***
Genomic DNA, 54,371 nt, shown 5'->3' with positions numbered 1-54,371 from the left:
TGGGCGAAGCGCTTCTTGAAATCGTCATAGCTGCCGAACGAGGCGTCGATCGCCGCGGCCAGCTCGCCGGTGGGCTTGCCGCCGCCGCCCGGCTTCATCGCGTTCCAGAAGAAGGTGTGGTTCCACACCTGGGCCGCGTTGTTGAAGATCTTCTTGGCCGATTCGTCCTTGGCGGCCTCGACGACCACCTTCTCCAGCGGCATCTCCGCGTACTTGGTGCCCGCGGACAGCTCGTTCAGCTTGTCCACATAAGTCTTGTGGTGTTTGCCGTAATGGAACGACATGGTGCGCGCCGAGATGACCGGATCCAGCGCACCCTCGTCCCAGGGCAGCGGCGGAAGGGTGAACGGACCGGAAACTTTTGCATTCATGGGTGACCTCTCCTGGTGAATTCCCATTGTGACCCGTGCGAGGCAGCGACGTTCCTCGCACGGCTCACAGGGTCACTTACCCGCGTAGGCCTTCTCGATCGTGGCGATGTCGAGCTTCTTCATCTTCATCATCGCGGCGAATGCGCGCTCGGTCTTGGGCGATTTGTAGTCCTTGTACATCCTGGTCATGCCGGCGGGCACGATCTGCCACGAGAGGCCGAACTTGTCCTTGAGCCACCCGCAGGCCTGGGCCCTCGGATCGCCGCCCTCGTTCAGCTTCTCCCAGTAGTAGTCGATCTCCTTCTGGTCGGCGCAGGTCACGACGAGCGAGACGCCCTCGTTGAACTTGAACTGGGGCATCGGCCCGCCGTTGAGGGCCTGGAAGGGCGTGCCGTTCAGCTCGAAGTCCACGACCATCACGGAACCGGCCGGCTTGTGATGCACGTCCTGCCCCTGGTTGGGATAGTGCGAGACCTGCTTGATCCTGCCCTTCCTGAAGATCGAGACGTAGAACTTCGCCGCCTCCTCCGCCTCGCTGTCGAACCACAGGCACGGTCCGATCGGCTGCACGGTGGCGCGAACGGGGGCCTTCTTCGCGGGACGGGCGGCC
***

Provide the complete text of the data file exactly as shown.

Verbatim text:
Genomic DNA, 54,371 nt, shown 5'->3' with positions numbered 1-54,371 from the left:
TGGGCGAAGCGCTTCTTGAAATCGTCATAGCTGCCGAACGAGGCGTCGATCGCCGCGGCCAGCTCGCCGGTGGGCTTGCCGCCGCCGCCCGGCTTCATCGCGTTCCAGAAGAAGGTGTGGTTCCACACCTGGGCCGCGTTGTTGAAGATCTTCTTGGCCGATTCGTCCTTGGCGGCCTCGACGACCACCTTCTCCAGCGGCATCTCCGCGTACTTGGTGCCCGCGGACAGCTCGTTCAGCTTGTCCACATAAGTCTTGTGGTGTTTGCCGTAATGGAACGACATGGTGCGCGCCGAGATGACCGGATCCAGCGCACCCTCGTCCCAGGGCAGCGGCGGAAGGGTGAACGGACCGGAAACTTTTGCATTCATGGGTGACCTCTCCTGGTGAATTCCCATTGTGACCCGTGCGAGGCAGCGACGTTCCTCGCACGGCTCACAGGGTCACTTACCCGCGTAGGCCTTCTCGATCGTGGCGATGTCGAGCTTCTTCATCTTCATCATCGCGGCGAATGCGCGCTCGGTCTTGGGCGATTTGTAGTCCTTGTACATCCTGGTCATGCCGGCGGGCACGATCTGCCACGAGAGGCCGAACTTGTCCTTGAGCCACCCGCAGGCCTGGGCCCTCGGATCGCCGCCCTCGTTCAGCTTCTCCCAGTAGTAGTCGATCTCCTTCTGGTCGGCGCAGGTCACGACGAGCGAGACGCCCTCGTTGAACTTGAACTGGGGCATCGGCCCGCCGTTGAGGGCCTGGAAGGGCGTGCCGTTCAGCTCGAAGTCCACGACCATCACGGAACCGGCCGGCTTGTGATGCACGTCCTGCCCCTGGTTGGGATAGTGCGAGACCTGCTTGATCCTGCCCTTCCTGAAGATCGAGACGTAGAACTTCGCCGCCTCCTCCGCCTCGCTGTCGAACCACAGGCACGGTCCGATCGGCTGCACGGTGGCGCGAACGGGGGCCTTCTTCGCGGGACGGGCGGCC